My question is how the hacker KNEW the BitCoins were there? Was some other part of the system penetrated to identify users?
And again, my concern is less the BitCoins than the BitCoin mining operation. The BitCoin mining software uses a LOT of computer power for what we are told is a simple peer-to-peer cash system. Peer-to-peer file sharing does not require that kind of raw compute power. Neither does the level of digital signing the peer-to-peer cash system claims to use. There is a huge amount of computer power being expended on other unknown tasks. Some articles on just how BitCoins are awarded speak of "solving blocks", and therein lies my concern. As a part of the mining for BitCoins, a huge amount of computer power is being spent on cryptographic processing of these blocks, and nobody really knows for certain what is inside those blocks.
I am concerned that the BitCoin miner, along with passing BitCoins hither and yon, is actually a vast distributed code key-breaker. With enough raw computer power chained together in a few million BitCoin users, brute-force breaking of the keys of asymmetric encryption becomes achievable, even convenient. Great if the perps are reading Iran's government communications or congressional "Sexting" messages, but not so great if the target is banks, SSH transactions, https, utilities, your corporate server, and secured emails.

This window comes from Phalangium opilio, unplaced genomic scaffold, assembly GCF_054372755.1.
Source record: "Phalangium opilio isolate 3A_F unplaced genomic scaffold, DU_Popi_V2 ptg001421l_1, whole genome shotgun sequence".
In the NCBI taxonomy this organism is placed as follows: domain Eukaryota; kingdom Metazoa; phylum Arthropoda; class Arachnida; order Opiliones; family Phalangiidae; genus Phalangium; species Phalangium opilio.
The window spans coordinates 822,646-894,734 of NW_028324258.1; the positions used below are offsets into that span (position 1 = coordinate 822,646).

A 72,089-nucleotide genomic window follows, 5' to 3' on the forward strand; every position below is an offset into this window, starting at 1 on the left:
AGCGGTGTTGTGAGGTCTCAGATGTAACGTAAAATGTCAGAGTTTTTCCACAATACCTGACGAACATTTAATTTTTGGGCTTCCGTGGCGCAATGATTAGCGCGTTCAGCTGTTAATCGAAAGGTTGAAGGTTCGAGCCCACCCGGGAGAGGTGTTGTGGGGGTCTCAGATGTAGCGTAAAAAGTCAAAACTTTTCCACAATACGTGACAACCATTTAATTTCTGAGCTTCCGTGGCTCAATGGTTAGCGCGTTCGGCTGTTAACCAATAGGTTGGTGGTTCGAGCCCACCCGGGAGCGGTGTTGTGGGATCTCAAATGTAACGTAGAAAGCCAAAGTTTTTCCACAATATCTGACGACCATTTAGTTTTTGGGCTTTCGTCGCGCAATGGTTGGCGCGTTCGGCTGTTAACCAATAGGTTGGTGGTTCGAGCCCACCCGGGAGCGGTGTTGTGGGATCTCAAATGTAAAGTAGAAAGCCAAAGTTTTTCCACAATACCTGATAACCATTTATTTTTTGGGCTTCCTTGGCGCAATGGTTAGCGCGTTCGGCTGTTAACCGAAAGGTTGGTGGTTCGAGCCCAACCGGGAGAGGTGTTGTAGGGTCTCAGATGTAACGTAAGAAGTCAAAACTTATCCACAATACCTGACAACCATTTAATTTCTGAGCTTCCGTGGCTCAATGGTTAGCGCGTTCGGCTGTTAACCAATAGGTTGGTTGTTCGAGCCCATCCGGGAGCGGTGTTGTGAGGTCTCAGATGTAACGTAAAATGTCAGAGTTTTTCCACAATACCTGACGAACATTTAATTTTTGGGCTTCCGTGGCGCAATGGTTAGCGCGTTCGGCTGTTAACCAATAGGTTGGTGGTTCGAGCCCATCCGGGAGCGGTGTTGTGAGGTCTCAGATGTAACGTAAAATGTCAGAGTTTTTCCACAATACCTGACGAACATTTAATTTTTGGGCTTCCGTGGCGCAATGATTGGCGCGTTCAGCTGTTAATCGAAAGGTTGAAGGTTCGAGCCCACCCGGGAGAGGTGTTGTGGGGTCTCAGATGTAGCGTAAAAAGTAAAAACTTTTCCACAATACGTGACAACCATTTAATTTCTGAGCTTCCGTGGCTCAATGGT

And just as BitCoin mining becomes widespread, all of a sudden, we are seeing hacking attacks against Sony, IMF, and other previously untouchable secure systems.
I do not think this is just coincidence.http://whatreallyhappened.com/node/120392
I have written him giving him the URL for the UFASOFT miner link, which also provides the souce code for linux. His site is well-traveled, and has significant traffic. So the publicity is there, but of the negative sort.